From Punk To Skunk
From Punk To Skunk essentially traverses the several musical stages in the wide and varied career of one Al Gregg, who, with a penchant for brazen bravura and insouciant mayhem, is something of a musical matador from Basingstoke. Capice? Well other than Royal slapper Fergie, Liz Fuckin Hurley (not really her middle name) and she amid the sobriety of her own design, Tanita Tikaram, who else of notoriety hails from Basingstoke?
Along with other towns of uber-chav infestation (such as Crawley, Hastings, Swindon, Ashford and sadly, Worthing, to name but a few), Basingstoke has evolved into a possible contender for Britain's Capital of Chav. Even the name itself, reeks of quasi-drudgery; which may (or may not) account for some of this album's poetic punk incarceration.
The first five tracks are by Three Minute Warning, Gregg's first band, formed with schoolmate Laurence 'Plug' Harris. The opener 'No Rules,' along with quite possibly the strongest (original) song on the album 'Night Shift Blues,' were produced by none other than Sham axeman Dave Parsons. And it shows. On the former, Parsons contributed guitar, which, for all intent and inadvertent purposes, injects a certain fluidity into the proceedings; whilst on the latter, there's a certain contagious musical interaction between the descending chords of the verse and the cathartic onset of the chorus. To what degree Parsons was influential in this, is uncertain, but there's no denying the song's intrinsic counter melody, to that of the vocal (not to mention the ever so conclusive Beatles chord at the very end).
Furthermore, where 'Member Of Parliament' may have been influenced by The Ruts' 'Babylon's Burning' (well the bass part at least), there's no denying the fact that 'Killed In Action' was influenced by the ghastly trajectory of The Falklands War. It's simplicity suggests nothing other, while the lines: ''It's a game, a military fantasy/He's a pawn, ignored by history'' truly substantiates Thatcher's folly.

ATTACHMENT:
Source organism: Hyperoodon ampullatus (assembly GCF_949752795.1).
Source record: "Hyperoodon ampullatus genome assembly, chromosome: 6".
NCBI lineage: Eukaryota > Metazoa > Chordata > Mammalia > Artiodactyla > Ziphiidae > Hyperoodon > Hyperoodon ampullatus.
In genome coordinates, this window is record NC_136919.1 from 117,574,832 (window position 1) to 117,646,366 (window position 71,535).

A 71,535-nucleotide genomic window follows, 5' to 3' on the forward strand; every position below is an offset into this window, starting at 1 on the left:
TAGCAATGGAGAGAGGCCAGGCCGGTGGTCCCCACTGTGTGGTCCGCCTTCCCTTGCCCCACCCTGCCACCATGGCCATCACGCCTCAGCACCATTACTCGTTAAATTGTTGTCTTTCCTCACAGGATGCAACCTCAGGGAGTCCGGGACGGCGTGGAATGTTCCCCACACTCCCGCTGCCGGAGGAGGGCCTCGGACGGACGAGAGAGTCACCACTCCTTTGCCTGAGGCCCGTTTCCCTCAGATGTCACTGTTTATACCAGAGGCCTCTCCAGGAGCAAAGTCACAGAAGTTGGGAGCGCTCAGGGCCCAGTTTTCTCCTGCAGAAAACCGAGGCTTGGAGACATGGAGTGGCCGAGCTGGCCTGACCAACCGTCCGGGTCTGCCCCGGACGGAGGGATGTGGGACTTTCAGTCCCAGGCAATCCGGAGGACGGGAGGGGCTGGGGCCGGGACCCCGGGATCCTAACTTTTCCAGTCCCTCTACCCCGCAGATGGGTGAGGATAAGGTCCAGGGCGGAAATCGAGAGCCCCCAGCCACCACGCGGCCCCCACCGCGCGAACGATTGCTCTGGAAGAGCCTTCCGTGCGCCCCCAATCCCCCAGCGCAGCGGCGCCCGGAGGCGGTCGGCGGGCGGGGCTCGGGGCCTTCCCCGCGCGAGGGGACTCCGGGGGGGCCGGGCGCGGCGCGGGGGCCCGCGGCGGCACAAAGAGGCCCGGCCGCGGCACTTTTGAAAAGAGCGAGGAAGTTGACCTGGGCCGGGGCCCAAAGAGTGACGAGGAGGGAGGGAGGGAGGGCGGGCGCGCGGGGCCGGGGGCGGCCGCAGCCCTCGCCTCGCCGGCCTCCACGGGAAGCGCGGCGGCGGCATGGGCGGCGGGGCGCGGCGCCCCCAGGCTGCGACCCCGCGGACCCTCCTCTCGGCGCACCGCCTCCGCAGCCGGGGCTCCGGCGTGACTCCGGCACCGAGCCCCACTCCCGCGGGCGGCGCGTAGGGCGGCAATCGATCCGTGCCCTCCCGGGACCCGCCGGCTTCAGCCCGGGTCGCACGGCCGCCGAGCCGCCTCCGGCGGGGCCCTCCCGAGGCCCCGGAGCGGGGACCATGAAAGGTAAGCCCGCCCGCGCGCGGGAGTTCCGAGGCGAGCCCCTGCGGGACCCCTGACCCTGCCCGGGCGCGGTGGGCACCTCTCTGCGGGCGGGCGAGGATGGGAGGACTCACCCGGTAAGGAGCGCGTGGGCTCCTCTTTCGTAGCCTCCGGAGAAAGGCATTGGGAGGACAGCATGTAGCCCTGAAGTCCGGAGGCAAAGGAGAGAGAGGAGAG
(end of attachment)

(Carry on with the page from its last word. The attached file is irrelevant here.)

The first cover on the album arrives by way of The Wall's full-on rendition of Slade's 'When I'm Dancing,' with 'Industrial Nightmare' recalling an era indicative of social strife, so perfectly exemplified by such fab Scottish outfits as The Skids and The Scars. 'In The Night,' by Gregg's second band, Four Minds Crack, is implausibly audacious in relation to its plethora of toxic reverb - not to mention a Joe Strummeresque 'London Calling' type yelp, mid-way through.
Along with the aforementioned 'Night Shift Blues,' the other stand-out original is, surprisingly, an instrumental called 'Henhouse.' Performed by Gregg's latter day outing Psychotropes (which again, included Harris), the piece wouldn't have gone amiss were it to have been considered to underline a film score such as Chicken Run.
Around said time, Gregg also played guitar for young female upstart, Caroline Alexander. More rock than punk, Alexander may have unknowingly paved the way for the likes of Imelda May and Bat For Lashes, as can be heard on the album's second cover, an excellent rendition of Siouxsie & The Banshees 'Hong Kong Garden.' Produced by Ace of Skunk Anansie, it, along with 'Don't Need You,' ought to act as perennial reminders that spirit and substance, will by far, always outshine celebrity and crap.
Suffice/Sadly to say, those with a heart and a conscience, invariably know that this really is not the case. That said, From Punk To Skunk (intrinsically) navigates us to a place where spirit, and dare I say it, substance, reigneth supreme.